We were seriously impressed by how the lime lifts the flavour of the gin, giving it added depth and piquancy, while tempering the slightly medicinal notes of the botanicals. Savour it neat on a cool, breezy day by the beach.
Festive flair: 5/5
With such a bouquet-rich, multi-faceted character, the Lime Garden is the gift that keeps giving. And certainly we’d like to wrap it up in a pretty package and send it to only the friends we really like.
Singapore Sling gin: Created as an homage to the eponymous local cocktail/tourist trap – depending on your proclivities – this gin was distilled with oranges, cherries, Angelica (used to make herbal liquer used in the cocktail), pineapple and limes.
Though we expected this to evoke a balmy “holiday in the sun”, we were slightly put off by its saccharine sweet, artificial smell – akin to a headache after you’ve had one too many Mai Tais.
Don’t let its ingredient list intimidate you. While the Singapore Sling gin may be reminiscent of a can of fruit cocktail, this gin’s natural-tasting pineapple notes did not overpower its bold botanicals. It was warming, rather than searing, with a long, rounded finish.
Festive flair: 4/5
The flavours of the gin opened up after mixing with a special tonic water developed by the company. You may want to exercise prudence when using this in a cocktail, though, as its flavours can clearly hold their own.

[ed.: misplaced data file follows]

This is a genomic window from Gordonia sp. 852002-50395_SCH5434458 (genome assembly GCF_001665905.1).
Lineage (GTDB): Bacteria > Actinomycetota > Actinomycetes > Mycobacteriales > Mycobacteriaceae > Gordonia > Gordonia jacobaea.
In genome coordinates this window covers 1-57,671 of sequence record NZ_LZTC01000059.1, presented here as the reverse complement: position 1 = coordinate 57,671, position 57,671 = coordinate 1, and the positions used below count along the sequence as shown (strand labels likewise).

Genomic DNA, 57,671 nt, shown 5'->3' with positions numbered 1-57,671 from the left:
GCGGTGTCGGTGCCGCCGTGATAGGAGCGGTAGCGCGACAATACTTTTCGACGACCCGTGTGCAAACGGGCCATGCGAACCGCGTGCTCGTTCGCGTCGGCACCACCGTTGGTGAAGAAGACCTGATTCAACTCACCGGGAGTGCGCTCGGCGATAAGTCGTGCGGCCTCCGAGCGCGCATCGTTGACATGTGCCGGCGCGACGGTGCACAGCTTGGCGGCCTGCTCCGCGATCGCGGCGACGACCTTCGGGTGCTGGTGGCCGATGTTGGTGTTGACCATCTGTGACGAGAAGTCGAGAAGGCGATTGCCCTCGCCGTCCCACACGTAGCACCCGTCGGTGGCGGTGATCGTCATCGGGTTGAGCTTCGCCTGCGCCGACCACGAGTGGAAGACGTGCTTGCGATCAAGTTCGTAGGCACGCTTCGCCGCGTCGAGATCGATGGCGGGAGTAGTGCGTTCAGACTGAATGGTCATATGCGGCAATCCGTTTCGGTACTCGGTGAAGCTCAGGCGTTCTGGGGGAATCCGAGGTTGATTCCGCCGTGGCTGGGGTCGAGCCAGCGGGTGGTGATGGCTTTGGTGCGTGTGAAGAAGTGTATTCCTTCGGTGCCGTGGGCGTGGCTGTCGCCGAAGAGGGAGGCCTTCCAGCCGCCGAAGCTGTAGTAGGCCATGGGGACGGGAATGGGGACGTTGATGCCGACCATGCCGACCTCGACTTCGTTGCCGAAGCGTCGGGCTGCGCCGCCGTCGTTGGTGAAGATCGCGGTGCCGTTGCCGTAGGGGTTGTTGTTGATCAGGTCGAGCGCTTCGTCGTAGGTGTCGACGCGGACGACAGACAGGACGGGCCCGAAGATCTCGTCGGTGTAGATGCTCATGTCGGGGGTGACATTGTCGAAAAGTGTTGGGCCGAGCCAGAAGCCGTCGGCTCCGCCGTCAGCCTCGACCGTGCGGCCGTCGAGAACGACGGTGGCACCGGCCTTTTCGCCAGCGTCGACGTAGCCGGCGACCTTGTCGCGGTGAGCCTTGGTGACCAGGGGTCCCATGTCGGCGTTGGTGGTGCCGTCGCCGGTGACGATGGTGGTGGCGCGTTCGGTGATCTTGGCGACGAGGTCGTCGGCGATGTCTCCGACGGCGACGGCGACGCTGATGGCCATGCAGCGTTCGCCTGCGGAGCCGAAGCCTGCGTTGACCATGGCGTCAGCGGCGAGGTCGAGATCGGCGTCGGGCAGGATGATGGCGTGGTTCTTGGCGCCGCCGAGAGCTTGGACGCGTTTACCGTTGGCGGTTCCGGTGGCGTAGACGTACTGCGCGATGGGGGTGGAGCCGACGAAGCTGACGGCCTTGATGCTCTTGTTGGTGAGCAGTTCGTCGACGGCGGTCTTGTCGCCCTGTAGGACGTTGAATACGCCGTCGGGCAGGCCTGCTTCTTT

05 | Brass Lion Distillery
Brass Lion’s german copper still is a sight to behold, and a tour of the distillery is similarly eye-opening, with a gin school for aspiring gin makers, a retail shop and a tasting room where customers can sip on cocktails. Undergirding the venture, led by Jamie Koh, is a passion for creating gin that reflects Singapore’s cultural fabric, using Asian botanicals.
Holiday Spice gin: This is the latest holiday spice iteration of the Pahit Pink gin, which contains house-made bitters, together with the Singapore Dry Gin. Comes in an adorable Boozy Hot Chocolate kit complete with a gingerbread cookie.
It’s difficult to resist fizzy ginger beer, which is what this festive spirit smells like, rather than gin.
Pleasantly warming with spiced notes over a strong botanical base, the Holiday Spice gin isn’t overtly offensive, though we found it a little too sharp to be consumed neat.
Festive flair: 4/5
The gingerbread notes in this tipple scream, ‘Santa is ready to party!’ Though we can’t imagine imbibing more than a glass of this – mixed or otherwise. More of a festive gift rather than a party libation.